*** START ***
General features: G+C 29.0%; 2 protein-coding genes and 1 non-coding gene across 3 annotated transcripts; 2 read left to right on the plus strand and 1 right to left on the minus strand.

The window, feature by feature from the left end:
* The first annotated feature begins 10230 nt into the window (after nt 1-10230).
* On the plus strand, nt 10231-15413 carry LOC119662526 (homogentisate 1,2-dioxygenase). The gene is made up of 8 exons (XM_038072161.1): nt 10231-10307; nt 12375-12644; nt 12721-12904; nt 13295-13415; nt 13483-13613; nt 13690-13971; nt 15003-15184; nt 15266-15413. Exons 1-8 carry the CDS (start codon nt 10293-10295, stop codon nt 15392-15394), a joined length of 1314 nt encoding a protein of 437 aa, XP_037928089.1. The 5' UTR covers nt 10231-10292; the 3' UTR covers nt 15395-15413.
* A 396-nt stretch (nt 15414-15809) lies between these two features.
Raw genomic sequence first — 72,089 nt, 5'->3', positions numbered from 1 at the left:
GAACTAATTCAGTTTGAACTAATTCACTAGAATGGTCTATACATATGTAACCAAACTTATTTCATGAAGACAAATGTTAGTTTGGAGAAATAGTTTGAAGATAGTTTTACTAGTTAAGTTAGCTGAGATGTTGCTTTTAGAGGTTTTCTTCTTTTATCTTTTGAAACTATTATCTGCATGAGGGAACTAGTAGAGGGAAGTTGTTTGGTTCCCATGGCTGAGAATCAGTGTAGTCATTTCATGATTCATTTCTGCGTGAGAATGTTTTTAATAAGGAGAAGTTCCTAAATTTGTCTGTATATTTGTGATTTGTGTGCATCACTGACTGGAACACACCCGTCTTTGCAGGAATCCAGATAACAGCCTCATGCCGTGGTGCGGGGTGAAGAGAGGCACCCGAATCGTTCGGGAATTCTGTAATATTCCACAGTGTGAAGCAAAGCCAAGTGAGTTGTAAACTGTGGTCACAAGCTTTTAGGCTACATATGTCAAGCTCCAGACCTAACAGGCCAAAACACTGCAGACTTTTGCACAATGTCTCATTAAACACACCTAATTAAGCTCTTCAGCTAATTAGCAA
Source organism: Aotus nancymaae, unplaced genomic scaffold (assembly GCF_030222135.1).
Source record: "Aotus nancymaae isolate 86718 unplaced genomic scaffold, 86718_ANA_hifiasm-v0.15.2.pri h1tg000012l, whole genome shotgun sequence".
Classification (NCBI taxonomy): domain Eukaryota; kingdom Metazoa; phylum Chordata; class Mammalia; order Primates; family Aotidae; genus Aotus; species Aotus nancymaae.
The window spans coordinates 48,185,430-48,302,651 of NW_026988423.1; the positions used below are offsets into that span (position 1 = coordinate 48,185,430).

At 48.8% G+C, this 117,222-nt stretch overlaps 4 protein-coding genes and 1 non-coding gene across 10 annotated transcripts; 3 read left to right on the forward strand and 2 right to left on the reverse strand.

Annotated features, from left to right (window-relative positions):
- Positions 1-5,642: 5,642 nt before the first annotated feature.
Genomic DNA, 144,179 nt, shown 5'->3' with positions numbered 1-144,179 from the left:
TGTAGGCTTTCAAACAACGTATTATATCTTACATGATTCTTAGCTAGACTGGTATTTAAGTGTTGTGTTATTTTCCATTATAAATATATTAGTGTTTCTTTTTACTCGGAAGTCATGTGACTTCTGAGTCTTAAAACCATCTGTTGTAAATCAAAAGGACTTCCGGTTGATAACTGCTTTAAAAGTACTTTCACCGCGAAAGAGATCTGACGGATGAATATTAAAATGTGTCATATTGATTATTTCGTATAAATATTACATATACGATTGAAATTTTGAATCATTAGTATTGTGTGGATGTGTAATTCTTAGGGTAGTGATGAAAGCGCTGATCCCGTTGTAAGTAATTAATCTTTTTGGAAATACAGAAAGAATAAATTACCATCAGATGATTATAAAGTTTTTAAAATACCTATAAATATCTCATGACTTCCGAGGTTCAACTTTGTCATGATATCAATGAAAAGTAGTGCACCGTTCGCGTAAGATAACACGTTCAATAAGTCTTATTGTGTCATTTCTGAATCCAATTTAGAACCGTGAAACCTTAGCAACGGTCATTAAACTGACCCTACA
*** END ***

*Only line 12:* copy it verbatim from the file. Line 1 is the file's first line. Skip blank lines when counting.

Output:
At 48.8% G+C, this 117,222-nt stretch overlaps 4 protein-coding genes and 1 non-coding gene across 10 annotated transcripts; 3 read left to right on the forward strand and 2 right to left on the reverse strand.